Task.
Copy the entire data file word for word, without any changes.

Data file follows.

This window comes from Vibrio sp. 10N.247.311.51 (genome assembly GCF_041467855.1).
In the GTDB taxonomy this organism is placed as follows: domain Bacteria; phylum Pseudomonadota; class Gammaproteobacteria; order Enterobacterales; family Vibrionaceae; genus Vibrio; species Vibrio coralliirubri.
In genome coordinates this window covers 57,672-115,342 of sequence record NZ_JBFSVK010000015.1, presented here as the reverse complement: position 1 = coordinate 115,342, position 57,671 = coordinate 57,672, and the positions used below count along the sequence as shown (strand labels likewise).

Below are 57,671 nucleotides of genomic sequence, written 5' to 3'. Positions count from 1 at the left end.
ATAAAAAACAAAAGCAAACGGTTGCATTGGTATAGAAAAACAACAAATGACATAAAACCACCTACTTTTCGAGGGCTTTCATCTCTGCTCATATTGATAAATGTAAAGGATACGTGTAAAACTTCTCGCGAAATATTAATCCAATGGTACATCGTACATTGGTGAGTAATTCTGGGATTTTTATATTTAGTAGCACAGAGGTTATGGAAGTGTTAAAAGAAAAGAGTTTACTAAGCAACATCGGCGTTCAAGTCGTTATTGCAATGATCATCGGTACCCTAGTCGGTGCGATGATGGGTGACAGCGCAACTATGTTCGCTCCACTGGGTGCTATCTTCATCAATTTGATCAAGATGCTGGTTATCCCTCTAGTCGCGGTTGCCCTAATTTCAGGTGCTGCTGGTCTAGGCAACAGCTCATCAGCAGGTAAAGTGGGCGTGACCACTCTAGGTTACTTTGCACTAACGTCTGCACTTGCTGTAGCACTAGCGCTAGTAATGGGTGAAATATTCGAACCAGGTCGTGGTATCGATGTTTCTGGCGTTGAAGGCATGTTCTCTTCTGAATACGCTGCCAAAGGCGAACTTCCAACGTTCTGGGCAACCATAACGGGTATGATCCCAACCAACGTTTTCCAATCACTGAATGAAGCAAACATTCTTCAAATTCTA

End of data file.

This window comes from Vibrio sp. 10N.247.311.51 (genome assembly GCF_041467855.1).
In the GTDB taxonomy this organism is placed as follows: domain Bacteria; phylum Pseudomonadota; class Gammaproteobacteria; order Enterobacterales; family Vibrionaceae; genus Vibrio; species Vibrio coralliirubri.
In genome coordinates this window covers 57,672-115,342 of sequence record NZ_JBFSVK010000015.1, presented here as the reverse complement: position 1 = coordinate 115,342, position 57,671 = coordinate 57,672, and the positions used below count along the sequence as shown (strand labels likewise).

Below are 57,671 nucleotides of genomic sequence, written 5' to 3'. Positions count from 1 at the left end.
ATAAAAAACAAAAGCAAACGGTTGCATTGGTATAGAAAAACAACAAATGACATAAAACCACCTACTTTTCGAGGGCTTTCATCTCTGCTCATATTGATAAATGTAAAGGATACGTGTAAAACTTCTCGCGAAATATTAATCCAATGGTACATCGTACATTGGTGAGTAATTCTGGGATTTTTATATTTAGTAGCACAGAGGTTATGGAAGTGTTAAAAGAAAAGAGTTTACTAAGCAACATCGGCGTTCAAGTCGTTATTGCAATGATCATCGGTACCCTAGTCGGTGCGATGATGGGTGACAGCGCAACTATGTTCGCTCCACTGGGTGCTATCTTCATCAATTTGATCAAGATGCTGGTTATCCCTCTAGTCGCGGTTGCCCTAATTTCAGGTGCTGCTGGTCTAGGCAACAGCTCATCAGCAGGTAAAGTGGGCGTGACCACTCTAGGTTACTTTGCACTAACGTCTGCACTTGCTGTAGCACTAGCGCTAGTAATGGGTGAAATATTCGAACCAGGTCGTGGTATCGATGTTTCTGGCGTTGAAGGCATGTTCTCTTCTGAATACGCTGCCAAAGGCGAACTTCCAACGTTCTGGGCAACCATAACGGGTATGATCCCAACCAACGTTTTCCAATCACTGAATGAAGCAAACATTCTTCAAATTCTA